A co-worker said this about Wede, "One of my favorite things about Tressa's teaching style is that she provides real-life experiences for her students to learn from. In 2016, [her] class of fifth graders, with the help of mentors from the community, created, planned, designed, and implemented an education center at the Corn Palace. The following year at the Mitchell Chamber Banquet, Mrs. Wede's classroom received the Tourism Excellence Award from the Mitchell Convention and Visitors Bureau."
Her principal stated, "When I think of Mrs. Wede's talents, she is a rare jewel who embodies what outstanding South Dakota educators do for our students. Her creativity and dedication to our school, district, and community are something very special."
• Binfet began her career in education in a first- and second-grade combination room in the Pollock School District. After completing her four-year degree, she taught second grade at the Freeman Davis Elementary School in the Mobridge-Pollock School District for 36 years.
Binfet was a member of several professional organizations, including a charter member of Delta Kappa Gamma, NEA/SDEA and the Pollock Education Associations, and a member and officer of the Oahe Area Retired school personnel. She is also a member of the American Legion Auxiliary. Binfet has also been involved in numerous community organizations and service projects, such as the American Legion Auxiliary, Bridges Against Violence, and the community Angel Tree.
One of her recommendations stated, "Darlene Kay Binfet exemplifies a love for education and a love for working with children. Her warm personality created a disciplined classroom that was fun, cheerful and safe in a caring environment for little people that came from many different home environments. Darlene's teaching colleagues saw her as a mentor who was willing to take the time to help with a challenging situation, share resources or just listen."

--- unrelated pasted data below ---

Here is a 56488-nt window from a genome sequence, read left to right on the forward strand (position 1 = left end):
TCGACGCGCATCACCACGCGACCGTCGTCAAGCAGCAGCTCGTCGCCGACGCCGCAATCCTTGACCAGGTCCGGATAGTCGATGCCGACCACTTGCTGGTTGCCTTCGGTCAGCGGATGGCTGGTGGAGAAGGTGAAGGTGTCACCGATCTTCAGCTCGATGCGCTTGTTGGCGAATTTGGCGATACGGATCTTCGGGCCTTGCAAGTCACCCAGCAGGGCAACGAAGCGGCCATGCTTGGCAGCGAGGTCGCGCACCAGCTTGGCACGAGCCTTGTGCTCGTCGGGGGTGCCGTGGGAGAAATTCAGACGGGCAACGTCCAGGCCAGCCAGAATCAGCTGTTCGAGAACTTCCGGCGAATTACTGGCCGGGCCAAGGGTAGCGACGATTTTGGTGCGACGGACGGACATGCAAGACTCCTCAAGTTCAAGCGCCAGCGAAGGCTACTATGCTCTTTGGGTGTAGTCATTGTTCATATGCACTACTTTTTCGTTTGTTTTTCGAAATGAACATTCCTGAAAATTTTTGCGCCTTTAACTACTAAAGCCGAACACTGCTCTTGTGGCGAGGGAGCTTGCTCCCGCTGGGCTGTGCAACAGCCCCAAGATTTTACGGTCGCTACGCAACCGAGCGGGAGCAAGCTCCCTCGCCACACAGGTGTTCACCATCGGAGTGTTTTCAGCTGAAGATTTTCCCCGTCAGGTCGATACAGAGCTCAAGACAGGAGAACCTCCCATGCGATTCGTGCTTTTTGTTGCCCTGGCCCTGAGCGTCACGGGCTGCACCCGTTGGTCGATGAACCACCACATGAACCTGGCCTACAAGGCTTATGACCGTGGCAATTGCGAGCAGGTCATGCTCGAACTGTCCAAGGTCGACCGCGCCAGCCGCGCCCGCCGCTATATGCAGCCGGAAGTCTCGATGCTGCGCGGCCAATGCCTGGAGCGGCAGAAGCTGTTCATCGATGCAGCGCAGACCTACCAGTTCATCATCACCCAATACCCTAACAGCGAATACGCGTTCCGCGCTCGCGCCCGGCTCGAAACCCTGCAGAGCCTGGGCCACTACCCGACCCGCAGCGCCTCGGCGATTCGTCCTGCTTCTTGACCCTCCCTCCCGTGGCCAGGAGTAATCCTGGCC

• Fischer began her career in education with a temporary elementary certificate in a combination fifth- and sixth-grade class in Harvard, Nebraska. She then taught high school English at Moore, Oklahoma from 1968-1970. She then taught secondary English and coached oral interpretation at Yankton Senior High School from 1971 until her retirement in 1999.
Her involvement in professional organizations included NEA/SDEA membership, Delta Kappa Gamma, the American Association of University Women and the Yankton Federated Women's Club. Mrs. Fischer also served as a volunteer to many community organizations, including the United Way, the Banquet, Snack Pak, Spelling Bee judge, Library Board, the hospital and was a local and regional debate and oral interpretation contest judge, a judge for art and writing competitions, and conducted mock job interviews at the Yankton federal prison to help prepare inmates for securing post-incarceration employment.
A co-worker stated, "She challenged her students to do their very best. Donna was also a mentor for several student teachers who were carefully guided and who became ready for their own teaching."